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The Arts and Crafts Movement was a British and American aesthetic movement occurring in the last years of the 19th century and the early years of the 20th century. Inspired by the writings of John Ruskin and a romantic idealization of the craftsman taking pride in his personal handiwork, it was at its height between approximately 1880 and 1910.
It was a reformist movement that influenced British and American architecture, decorative arts, cabinet making, crafts, and even the "cottage" garden designs of William Robinson or Gertrude Jekyll. Its best-known practitioners were William Morris, Charles Robert Ashbee, T. J. Cobden Sanderson, Walter Crane, Nelson Dawson, Phoebe Anna Traquair, Herbert Tudor Buckland, Charles Rennie Mackintosh, Christopher Dresser, Edwin Lutyens, Ernest Gimson, William Lethaby, Edward Schroeder Prior, Frank Lloyd Wright, Gustav Stickley, Greene & Greene, Charles Voysey, Christopher Whall and artists in the Pre-Raphaelite movement.
In the United States, the terms American Craftsman, or Craftsman style are often used to denote the style of architecture, interior design, and decorative arts that prevailed between the dominant eras of Art Nouveau and Art Deco, or roughly the period from 1910 to 1925.
Widely exhibited in Europe, the Arts and Crafts movement's qualities of simplicity and honest use of materials negating historicism inspired designers like Henry van de Velde and movements such as Art Nouveau, the Dutch De Stijl group, Vienna Secession, and eventually the Bauhaus. The movement can be assessed as a prelude to Modernism, where pure forms, stripped of historical associations, would be once again applied to industrial production.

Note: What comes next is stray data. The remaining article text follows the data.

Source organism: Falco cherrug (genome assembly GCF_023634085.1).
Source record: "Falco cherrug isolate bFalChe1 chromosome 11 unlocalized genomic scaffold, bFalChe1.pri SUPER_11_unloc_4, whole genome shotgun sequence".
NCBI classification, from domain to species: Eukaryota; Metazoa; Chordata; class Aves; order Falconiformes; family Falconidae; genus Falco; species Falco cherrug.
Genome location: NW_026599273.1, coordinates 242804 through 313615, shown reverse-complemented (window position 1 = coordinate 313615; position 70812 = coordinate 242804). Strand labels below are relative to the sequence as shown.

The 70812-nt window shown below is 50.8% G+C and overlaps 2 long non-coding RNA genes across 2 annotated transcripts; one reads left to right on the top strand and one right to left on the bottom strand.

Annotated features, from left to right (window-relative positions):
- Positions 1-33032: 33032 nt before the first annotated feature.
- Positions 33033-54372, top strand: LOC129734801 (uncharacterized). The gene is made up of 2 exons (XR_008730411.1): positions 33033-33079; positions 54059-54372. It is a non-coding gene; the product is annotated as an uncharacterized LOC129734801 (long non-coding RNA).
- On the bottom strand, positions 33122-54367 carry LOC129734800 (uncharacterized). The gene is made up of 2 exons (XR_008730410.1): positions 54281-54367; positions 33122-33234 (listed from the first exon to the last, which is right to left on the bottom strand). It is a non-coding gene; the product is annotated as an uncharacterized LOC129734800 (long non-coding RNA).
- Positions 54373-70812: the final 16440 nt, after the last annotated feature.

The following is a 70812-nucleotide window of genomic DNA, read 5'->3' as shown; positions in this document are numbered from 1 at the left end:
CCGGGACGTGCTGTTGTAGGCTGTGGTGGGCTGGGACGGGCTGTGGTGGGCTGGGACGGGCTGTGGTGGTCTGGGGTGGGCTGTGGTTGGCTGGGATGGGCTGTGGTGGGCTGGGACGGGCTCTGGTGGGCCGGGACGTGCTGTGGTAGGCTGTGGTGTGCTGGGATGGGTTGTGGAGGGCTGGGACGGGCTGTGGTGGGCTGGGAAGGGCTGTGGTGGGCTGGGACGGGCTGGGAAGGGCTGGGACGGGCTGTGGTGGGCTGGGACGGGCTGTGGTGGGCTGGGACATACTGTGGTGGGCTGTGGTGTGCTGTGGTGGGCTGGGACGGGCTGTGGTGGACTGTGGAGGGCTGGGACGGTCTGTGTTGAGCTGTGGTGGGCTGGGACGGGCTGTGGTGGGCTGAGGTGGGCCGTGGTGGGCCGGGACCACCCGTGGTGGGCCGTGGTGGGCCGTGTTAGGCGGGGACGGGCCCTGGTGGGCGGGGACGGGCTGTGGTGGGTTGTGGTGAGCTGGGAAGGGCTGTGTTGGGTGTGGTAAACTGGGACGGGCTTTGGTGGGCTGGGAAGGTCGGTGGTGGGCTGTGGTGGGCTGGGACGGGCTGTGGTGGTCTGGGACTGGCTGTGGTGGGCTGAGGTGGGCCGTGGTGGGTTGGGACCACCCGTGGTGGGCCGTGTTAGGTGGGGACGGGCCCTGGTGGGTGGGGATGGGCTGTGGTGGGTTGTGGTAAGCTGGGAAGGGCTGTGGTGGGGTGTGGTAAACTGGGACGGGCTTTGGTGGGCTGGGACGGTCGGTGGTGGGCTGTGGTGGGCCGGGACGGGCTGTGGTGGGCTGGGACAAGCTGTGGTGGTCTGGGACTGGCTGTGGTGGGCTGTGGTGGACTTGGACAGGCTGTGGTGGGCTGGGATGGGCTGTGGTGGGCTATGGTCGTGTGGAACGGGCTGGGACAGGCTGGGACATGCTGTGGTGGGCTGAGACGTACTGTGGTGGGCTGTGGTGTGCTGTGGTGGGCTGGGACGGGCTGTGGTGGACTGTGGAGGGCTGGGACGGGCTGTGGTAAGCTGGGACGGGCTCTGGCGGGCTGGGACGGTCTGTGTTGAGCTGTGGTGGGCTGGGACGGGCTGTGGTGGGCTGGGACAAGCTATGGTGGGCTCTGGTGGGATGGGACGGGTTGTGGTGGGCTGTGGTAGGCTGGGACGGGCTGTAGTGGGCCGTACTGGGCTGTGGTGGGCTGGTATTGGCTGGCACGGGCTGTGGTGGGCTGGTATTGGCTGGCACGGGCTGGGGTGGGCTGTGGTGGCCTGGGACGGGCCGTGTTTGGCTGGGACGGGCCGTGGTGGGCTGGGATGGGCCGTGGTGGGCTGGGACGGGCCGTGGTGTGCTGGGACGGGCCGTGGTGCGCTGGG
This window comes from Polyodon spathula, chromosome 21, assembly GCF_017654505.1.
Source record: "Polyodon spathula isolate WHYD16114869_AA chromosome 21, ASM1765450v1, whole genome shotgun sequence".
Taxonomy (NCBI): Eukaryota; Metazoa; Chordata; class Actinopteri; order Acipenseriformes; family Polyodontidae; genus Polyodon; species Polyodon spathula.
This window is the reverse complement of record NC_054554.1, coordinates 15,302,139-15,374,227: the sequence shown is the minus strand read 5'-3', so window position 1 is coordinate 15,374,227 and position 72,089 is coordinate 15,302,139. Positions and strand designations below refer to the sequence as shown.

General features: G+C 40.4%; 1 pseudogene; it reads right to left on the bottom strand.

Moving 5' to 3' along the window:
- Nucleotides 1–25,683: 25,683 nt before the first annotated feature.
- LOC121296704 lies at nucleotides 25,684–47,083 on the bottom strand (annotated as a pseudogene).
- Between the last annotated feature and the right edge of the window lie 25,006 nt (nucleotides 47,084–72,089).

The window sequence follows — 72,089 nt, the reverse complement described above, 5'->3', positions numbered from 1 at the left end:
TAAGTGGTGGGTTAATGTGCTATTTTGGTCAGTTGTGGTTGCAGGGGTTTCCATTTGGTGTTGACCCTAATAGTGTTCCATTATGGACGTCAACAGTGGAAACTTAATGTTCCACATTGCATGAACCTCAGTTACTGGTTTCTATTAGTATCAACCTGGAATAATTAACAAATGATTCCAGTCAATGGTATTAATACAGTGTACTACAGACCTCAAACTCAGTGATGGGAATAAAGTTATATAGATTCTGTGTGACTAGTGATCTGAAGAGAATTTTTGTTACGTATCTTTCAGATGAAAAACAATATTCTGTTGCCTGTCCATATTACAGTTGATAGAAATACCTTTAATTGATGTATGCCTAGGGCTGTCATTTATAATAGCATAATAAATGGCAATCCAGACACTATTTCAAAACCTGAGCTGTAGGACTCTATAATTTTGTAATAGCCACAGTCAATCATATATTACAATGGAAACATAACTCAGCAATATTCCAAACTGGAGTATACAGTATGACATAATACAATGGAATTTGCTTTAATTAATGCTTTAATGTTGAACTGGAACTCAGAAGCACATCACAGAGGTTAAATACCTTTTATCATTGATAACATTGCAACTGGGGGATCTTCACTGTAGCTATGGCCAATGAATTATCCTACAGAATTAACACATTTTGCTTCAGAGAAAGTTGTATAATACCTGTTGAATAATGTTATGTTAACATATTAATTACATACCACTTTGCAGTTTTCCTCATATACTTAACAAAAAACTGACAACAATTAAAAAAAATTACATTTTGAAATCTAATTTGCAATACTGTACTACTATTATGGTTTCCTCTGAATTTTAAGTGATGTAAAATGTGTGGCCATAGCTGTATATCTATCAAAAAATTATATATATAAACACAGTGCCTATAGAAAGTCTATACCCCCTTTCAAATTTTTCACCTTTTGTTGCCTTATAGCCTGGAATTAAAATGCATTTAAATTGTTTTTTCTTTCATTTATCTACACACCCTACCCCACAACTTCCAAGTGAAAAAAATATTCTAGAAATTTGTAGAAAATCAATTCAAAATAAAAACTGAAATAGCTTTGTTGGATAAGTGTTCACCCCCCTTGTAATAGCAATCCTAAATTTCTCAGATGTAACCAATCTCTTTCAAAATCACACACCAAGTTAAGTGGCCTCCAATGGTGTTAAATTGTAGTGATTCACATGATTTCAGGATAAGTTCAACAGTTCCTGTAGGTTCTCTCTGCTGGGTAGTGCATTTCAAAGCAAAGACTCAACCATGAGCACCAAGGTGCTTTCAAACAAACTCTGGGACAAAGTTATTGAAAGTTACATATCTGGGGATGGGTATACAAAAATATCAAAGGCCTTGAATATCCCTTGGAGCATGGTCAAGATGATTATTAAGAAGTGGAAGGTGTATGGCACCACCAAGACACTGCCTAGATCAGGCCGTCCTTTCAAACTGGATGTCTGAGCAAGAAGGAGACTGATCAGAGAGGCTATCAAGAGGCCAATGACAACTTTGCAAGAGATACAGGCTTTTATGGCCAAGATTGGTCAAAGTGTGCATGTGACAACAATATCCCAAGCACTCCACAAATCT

In Russia, Viktor Hartmann, Viktor Vasnetsov and other artists associated with Abramtsevo Colony sought to revive the spirit and quality of medieval Russian decorative arts in the movement quite independent from that flourishing in Great Britain.
The Wiener Werkstätte, founded in 1903 by Josef Hoffmann and Koloman Moser, played an independent role in the development of Modernism, with its Wiener Werkstätte Style.
The British Utility furniture of World War II was simple in design and based on Arts and Crafts ideas.
In Ireland, the Honan Chapel, located in Cork, Ireland, on the grounds of University College Cork, built in 1916 is internationally recognised as representative of the Irish Arts and Crafts movement.
In the United States, the Arts and Crafts Movement took on a distinctively more bourgeois flavor. While the European movement tried to recreate the virtuous world of craft labor that was being destroyed by industrialization, Americans tried to establish a new source of virtue to replace heroic craft production: the tasteful middle-class home. They thought that the simple but refined aesthetics of Arts and Crafts decorative arts would ennoble the new experience of industrial consumerism, making individuals more rational and society more harmonious. In short, the American Arts and Crafts Movement was the aesthetic counterpart of its contemporary political movement: Progressivism.